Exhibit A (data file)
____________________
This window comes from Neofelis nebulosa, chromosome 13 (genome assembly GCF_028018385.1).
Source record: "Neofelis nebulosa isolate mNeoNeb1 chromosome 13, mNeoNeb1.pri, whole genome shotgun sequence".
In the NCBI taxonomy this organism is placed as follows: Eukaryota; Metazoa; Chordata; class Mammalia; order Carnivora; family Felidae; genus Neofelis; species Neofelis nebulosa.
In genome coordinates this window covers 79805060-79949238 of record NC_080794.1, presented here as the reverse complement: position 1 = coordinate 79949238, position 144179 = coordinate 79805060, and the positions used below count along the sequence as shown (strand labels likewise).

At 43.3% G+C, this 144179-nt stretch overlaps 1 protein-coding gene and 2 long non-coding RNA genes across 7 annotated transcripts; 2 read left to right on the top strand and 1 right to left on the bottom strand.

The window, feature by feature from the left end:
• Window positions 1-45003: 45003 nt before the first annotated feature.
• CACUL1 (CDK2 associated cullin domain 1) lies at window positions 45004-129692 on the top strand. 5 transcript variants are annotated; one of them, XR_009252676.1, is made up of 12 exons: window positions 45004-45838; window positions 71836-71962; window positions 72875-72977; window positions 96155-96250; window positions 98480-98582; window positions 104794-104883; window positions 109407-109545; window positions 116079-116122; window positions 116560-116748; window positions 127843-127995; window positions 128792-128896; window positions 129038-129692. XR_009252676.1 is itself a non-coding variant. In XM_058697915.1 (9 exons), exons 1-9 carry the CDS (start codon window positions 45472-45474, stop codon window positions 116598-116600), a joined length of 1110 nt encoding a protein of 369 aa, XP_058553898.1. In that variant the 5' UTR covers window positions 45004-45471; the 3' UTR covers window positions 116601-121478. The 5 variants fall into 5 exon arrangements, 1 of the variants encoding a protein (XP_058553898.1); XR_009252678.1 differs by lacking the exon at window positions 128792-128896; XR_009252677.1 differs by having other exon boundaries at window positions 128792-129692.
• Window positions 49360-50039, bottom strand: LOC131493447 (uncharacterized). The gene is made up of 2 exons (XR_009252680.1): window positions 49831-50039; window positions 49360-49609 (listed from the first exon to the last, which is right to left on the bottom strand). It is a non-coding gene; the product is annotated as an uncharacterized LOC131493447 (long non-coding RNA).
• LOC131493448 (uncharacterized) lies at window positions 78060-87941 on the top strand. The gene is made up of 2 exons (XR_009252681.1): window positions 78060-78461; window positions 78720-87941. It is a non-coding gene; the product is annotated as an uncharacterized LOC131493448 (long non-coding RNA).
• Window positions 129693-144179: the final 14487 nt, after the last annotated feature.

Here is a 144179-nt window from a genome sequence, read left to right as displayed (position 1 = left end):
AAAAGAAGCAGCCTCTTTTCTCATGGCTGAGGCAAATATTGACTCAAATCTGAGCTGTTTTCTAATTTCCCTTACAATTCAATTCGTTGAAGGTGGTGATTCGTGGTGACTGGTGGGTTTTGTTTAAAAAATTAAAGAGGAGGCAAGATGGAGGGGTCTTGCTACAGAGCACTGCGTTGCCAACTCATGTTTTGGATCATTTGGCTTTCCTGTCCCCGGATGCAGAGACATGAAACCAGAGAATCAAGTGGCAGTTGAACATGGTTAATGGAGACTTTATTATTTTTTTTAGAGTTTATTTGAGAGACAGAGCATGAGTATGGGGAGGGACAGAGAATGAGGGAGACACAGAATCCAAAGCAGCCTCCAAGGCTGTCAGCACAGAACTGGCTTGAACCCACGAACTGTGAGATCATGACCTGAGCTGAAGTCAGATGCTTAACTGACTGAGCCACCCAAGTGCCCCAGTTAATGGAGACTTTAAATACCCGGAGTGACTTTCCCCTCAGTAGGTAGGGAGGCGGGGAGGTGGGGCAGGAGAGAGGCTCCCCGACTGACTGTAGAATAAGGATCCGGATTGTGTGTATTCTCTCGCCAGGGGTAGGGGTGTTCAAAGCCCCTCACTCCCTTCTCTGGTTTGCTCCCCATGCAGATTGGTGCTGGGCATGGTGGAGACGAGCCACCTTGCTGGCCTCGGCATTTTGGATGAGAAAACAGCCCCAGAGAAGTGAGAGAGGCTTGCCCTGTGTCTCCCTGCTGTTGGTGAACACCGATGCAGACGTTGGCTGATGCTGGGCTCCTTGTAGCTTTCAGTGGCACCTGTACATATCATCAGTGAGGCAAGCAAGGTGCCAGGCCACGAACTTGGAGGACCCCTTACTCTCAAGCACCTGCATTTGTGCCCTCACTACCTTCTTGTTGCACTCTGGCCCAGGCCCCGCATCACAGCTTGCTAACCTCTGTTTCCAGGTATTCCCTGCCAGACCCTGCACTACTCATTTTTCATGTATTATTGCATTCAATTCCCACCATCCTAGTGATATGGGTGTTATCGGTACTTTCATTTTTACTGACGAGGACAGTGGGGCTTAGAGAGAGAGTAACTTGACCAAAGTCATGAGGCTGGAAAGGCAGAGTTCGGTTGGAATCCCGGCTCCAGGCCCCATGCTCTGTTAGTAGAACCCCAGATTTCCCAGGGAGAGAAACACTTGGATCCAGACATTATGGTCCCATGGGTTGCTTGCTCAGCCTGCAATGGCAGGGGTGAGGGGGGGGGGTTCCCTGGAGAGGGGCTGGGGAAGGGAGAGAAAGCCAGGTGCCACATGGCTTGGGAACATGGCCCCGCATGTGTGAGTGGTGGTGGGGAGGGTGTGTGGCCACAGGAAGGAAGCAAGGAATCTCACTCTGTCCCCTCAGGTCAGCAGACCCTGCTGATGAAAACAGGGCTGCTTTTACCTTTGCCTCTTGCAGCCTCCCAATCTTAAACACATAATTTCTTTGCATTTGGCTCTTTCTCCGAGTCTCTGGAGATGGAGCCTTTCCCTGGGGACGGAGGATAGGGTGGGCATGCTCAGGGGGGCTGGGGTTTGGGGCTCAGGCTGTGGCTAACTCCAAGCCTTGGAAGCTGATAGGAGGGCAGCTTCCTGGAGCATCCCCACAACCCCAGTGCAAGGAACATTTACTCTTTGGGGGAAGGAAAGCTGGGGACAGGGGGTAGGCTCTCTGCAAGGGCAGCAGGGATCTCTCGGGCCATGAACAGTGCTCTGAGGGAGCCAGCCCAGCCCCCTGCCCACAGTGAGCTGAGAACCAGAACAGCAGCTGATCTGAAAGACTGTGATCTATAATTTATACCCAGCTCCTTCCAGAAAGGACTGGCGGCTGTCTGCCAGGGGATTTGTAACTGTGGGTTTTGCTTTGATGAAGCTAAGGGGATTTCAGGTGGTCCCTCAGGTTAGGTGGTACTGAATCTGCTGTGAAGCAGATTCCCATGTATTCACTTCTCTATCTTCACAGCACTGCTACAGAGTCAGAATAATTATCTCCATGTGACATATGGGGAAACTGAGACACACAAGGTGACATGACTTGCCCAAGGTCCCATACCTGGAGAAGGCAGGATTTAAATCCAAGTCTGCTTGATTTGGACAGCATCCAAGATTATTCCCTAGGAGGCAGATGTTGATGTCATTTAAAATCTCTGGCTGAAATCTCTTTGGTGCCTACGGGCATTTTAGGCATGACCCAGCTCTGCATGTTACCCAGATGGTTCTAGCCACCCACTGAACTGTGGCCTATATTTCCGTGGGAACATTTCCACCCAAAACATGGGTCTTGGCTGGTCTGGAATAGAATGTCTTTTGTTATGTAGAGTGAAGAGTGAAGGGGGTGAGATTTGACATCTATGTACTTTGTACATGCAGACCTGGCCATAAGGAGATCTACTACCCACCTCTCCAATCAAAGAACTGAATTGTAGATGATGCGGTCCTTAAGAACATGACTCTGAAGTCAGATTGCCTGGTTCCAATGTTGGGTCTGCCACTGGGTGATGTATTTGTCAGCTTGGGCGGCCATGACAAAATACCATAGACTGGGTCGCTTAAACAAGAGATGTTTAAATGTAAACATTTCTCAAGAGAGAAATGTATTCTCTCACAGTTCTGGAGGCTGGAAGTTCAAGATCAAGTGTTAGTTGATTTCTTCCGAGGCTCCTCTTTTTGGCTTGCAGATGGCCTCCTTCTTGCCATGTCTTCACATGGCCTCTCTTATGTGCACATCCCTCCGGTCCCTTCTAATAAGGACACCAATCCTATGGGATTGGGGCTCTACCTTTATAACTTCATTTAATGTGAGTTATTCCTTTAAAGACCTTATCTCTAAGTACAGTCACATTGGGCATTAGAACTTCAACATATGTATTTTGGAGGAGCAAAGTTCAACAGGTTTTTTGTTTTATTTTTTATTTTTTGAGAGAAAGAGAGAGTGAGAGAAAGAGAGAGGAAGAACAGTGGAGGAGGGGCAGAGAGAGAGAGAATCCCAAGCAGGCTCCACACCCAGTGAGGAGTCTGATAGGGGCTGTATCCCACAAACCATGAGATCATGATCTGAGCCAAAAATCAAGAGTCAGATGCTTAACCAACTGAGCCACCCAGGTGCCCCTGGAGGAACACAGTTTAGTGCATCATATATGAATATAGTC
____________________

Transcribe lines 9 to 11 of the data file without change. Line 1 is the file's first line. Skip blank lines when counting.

• Window positions 49360-50039, bottom strand: LOC131493447 (uncharacterized). The gene is made up of 2 exons (XR_009252680.1): window positions 49831-50039; window positions 49360-49609 (listed from the first exon to the last, which is right to left on the bottom strand). It is a non-coding gene; the product is annotated as an uncharacterized LOC131493447 (long non-coding RNA).
• LOC131493448 (uncharacterized) lies at window positions 78060-87941 on the top strand. The gene is made up of 2 exons (XR_009252681.1): window positions 78060-78461; window positions 78720-87941. It is a non-coding gene; the product is annotated as an uncharacterized LOC131493448 (long non-coding RNA).
• Window positions 129693-144179: the final 14487 nt, after the last annotated feature.